GTT Notes for September, 2016: Grocery Gateway

Jason opened the meeting by welcoming everyone back from the summer break. Tonight we’ll be talking about Grocery Gateway/online shopping, along with tips and tricks. Also, we will be updating various technology related things that have come up over the summer. And we’d like to open the floor for potential topics for the future.


Ian spoke about the national GTT program. Our group is a small part of the national program. Kim Kilpatrick in Ottawa began the group as a way for visually impaired people to share information about technology; people of different abilities can help each other. There are 85 chapters across the country, and a couple of dozen groups that meet from Victoria to Halifax. They’re locally organized and run by volunteers. Our meeting structure follows the national structure: beginning with a presentation by an individual about something they are expert about, and can share with the group, ranging from cell phone aps to kitchen gadgets. In the second half of the meetings, there’s more of an open and informal time when people can talk to one another, or pose specific questions on a wider range of topics. One good thing about being part of the national group is access to resources. Kim keeps a blog covering varying aspects of assistive tech. You can communicate with Kim Kilpatrick 1-877-304-0968, or by email at She can connect you to the blog. The CCB national website also has a lot of GTT content.


Jason resumed by beginning to discuss Grocery Gateway. There are a few services that offer online grocery delivery. Grocery Gateway is the biggest. They are owned by the Longos chain of stores. The minimum order is $50, plus a $10 delivery fee. Their website used to be really good, but they updated it for other reasons, which damaged some of its accessibility. Jason has been in contact with their manager and website development people. He had a long conversation with them in which he pointed out some major problems. They have made some changes, but not as many as they could.


He loaded the site. At the top of the page using Jaws, you get a notice saying they’re compliant with an accessibility standard, and that you have the option to order over the phone. Several people in the room sneered. He ran down the page demonstrating some of the links and features. There’s a search box with an edit field. The top navigation section included things like your cart, fresh foods, prepared foods, bakery, frozen etc.. He entered on the delly link to show what a page looks like. He remarked that the site has become quite slow to load because of the upgrade they’ve done. The upgrade now shows many more images than it used to. He demonstrated using the H key to move through the page by headings, which is a useful way to navigate a page. There is a list of filters you can employ, though the list doesn’t identify itself as links, but which you can enter on. He showed how you can use Jaws quick navigation keys to move between links. What ever element of a page you’re on, pressing the S key moves you to the next same element. If you’re on a link and press S, you’ll move to the next link on the page. Adding shift to the S key will move you to the previous link. This can be a quick way to move through results/products. This function should work in PDF documents as well. Arrowing down through an item’s entry offers you option. It gives you a weight or package size, price, an add to cart button, or an add to favourites button. Adding it to your cart doesn’t trigger an alert to tell you that the item’s been added, but a quantity edit box appears in the item, and you can adjust the quantity manually. There’s an add to list button that adds the item to a personalized list of favourites that you can go back to at any time.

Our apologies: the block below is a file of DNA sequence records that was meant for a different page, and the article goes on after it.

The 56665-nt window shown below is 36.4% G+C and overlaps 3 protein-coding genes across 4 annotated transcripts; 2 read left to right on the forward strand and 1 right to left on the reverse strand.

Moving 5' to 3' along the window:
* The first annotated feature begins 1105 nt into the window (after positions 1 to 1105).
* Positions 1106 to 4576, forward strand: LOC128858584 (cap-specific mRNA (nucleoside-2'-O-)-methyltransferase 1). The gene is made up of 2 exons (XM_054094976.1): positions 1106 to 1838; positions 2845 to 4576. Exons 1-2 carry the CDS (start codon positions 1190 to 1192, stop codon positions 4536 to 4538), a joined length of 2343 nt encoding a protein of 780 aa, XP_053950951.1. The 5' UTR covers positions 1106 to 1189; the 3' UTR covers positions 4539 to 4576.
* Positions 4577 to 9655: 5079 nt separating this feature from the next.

He demonstrated doing a search. You get a list of results, and you can enter on any of the items for more information. When you enter on an item, you can get nutritional information, and sometimes cooking instructions. The checkout procedure is accessible. You get a list of days and delivery windows to choose from. There are a lot of steps; it’s important to make sure you’ve completed the process. If you don’t get a confirmation email, then your order hasn’t been submitted. A member asked if you can use it with Cortana, and the answer is no. The driver calls about 10 minutes before delivery. You can pay by debit or credit card. The drivers are pretty good, helpful etc. A member pointed out that if you’re having problems part way through your order, you can phone their help number and they’ll assist you in finishing your order. They’re good about crediting your account if they’ve made a mistake. They’ll take the empty boxes away if you ask them. It’s possible to add items to your order after you’ve placed it, as long as you do so by the evening before. They will charge a $25 fee if you’re not home to take your delivery. As a blind person, it can be liberating to brows 200 kinds of crackers.